Another way to control hay fever is through specific allergen testing and desensitization. This is where the pet is either skin tested (still the best way but sometimes a hassle) or blood tested ( which is very simple but not quite as accurate as skin testing) to determine exactly what allergens cause a response in the pet. Once this is done, injections of the specific substances can be given (usually by you!) at specific days and amounts to make the pet less reactive to the allergens; i.e. less itchy! Desensitization, as this process is called, works slowly, over a two to six month period of time. It will eliminate the itch completely in about 50 to 60% of the dogs. It can reduce the itch, but not eliminate it in about 25% of the dogs, and about 15 to 25% of the dogs do not respond at all. There are a few side effects which include transient itchiness after the injections to the very rare anaphylactic reactions.
Costs for these treatments vary according to the size of the dog and the type of treatment selected. In general, cortisones are the least expensive but have the most potential for side effects. Antihistamines and essential fatty acid supplements are more expensive because you have to give more pills more frequently but they are much safer for long-term use. Atopica is a rather expensive drug initially because a high dose is usually needed in the beginning of treatment to control symptoms. The good news, however, is that it can often be tapered down to a low dose once the pet is more comfortable. The most expensive treatment option initially is desensitization. There is the testing involved as well as the injections but can control the itching without the use of drugs with their side effects. Therefore, the costs long term can be as low or lower than if pills are given on a year-round basis.
We usually recommend that for short-term control that cortisones be used unless the patient has shown a lack of tolerance for them. For longer term control, antihistamines and essential fatty acid supplements are worth the extra expense due to their lack of side effects. If the patient shows severe problems and/or has year-round problems, testing and desensitization is the way to go, as this method can be relatively cost-effective and avoid the side effects of the medication.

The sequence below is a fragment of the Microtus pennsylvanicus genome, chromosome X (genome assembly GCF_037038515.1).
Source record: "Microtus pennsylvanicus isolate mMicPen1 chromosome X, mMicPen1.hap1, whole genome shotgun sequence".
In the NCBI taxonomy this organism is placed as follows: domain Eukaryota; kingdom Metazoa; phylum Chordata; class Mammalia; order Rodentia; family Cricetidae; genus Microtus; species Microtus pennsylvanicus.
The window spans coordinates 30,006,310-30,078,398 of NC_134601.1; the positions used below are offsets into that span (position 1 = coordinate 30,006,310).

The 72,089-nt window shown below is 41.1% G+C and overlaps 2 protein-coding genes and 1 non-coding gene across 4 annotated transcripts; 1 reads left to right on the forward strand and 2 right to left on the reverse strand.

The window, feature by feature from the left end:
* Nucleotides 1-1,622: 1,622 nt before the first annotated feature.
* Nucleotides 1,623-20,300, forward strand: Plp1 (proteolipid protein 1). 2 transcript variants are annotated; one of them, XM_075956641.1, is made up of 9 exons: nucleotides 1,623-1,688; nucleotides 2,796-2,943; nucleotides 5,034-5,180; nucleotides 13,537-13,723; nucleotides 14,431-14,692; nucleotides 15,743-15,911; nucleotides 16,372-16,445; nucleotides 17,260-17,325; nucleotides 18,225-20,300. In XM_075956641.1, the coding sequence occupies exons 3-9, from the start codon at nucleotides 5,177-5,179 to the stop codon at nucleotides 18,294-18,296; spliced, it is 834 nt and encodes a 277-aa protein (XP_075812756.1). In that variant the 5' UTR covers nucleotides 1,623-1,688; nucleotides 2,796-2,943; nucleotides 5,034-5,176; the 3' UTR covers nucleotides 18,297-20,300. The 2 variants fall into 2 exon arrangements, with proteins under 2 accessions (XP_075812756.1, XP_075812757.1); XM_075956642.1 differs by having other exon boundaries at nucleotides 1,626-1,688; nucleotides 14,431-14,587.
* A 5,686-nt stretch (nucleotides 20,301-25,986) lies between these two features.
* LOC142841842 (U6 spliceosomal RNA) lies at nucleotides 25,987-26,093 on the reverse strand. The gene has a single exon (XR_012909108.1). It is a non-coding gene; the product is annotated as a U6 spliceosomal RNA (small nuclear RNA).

Sometimes there are secondary problems such as skin infections, flea bite allergies, food allergies (which produce signs and symptoms exactly like atopy except the itching is not seasonal), low thyroid levels (hypothyroidism), or other endocrine (hormonal) problems. These must be addressed as well or the treatment for the hay fever problems will only be partly successful or not successful at all.
Each patient and owner’s situation is different, and therefore each program must be custom-designed. A trial treatment program may be put in place to see if we are on the right track. If successful, it can be continued. If only partly successful, it can be modified or even changed completely. If no improvement is noted, the diagnosis must be questioned and the pet reevaluated.
Atopy is usually a very treatable and manageable disease. IT IS NOT CURABLE. But generally, it never gets so bad that euthanasia needs to be considered. Treatments can be found that will be reasonable in cost and effectiveness.
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If your pets are suffering from an allergic disease like Hay Fever, don’t hesitate to get in touch with Arroyo Animal Clinic. We’ve helped countless animals throughout Sunnyvale, CA, and the surrounding communities. For more information, give us a call today and, we will give you our expert advice!